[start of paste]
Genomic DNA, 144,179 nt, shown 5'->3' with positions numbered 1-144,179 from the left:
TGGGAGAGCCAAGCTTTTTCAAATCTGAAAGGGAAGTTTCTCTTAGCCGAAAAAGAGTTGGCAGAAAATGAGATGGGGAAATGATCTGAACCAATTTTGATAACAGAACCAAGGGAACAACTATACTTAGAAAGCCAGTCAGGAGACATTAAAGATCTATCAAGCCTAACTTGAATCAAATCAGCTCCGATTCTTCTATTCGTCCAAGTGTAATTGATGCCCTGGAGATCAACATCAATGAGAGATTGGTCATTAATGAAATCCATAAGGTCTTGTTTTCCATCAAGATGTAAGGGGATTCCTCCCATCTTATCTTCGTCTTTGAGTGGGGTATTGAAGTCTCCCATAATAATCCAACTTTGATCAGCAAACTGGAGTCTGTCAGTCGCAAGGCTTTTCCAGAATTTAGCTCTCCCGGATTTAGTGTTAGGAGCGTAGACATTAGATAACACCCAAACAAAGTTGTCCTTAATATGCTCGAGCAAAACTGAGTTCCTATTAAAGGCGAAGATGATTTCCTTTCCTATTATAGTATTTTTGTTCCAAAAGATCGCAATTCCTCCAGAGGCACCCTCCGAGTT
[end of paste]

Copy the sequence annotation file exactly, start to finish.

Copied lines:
Genomic DNA, 144,179 nt, shown 5'->3' with positions numbered 1-144,179 from the left:
TGGGAGAGCCAAGCTTTTTCAAATCTGAAAGGGAAGTTTCTCTTAGCCGAAAAAGAGTTGGCAGAAAATGAGATGGGGAAATGATCTGAACCAATTTTGATAACAGAACCAAGGGAACAACTATACTTAGAAAGCCAGTCAGGAGACATTAAAGATCTATCAAGCCTAACTTGAATCAAATCAGCTCCGATTCTTCTATTCGTCCAAGTGTAATTGATGCCCTGGAGATCAACATCAATGAGAGATTGGTCATTAATGAAATCCATAAGGTCTTGTTTTCCATCAAGATGTAAGGGGATTCCTCCCATCTTATCTTCGTCTTTGAGTGGGGTATTGAAGTCTCCCATAATAATCCAACTTTGATCAGCAAACTGGAGTCTGTCAGTCGCAAGGCTTTTCCAGAATTTAGCTCTCCCGGATTTAGTGTTAGGAGCGTAGACATTAGATAACACCCAAACAAAGTTGTCCTTAATATGCTCGAGCAAAACTGAGTTCCTATTAAAGGCGAAGATGATTTCCTTTCCTATTATAGTATTTTTGTTCCAAAAGATCGCAATTCCTCCAGAGGCACCCTCCGAGTT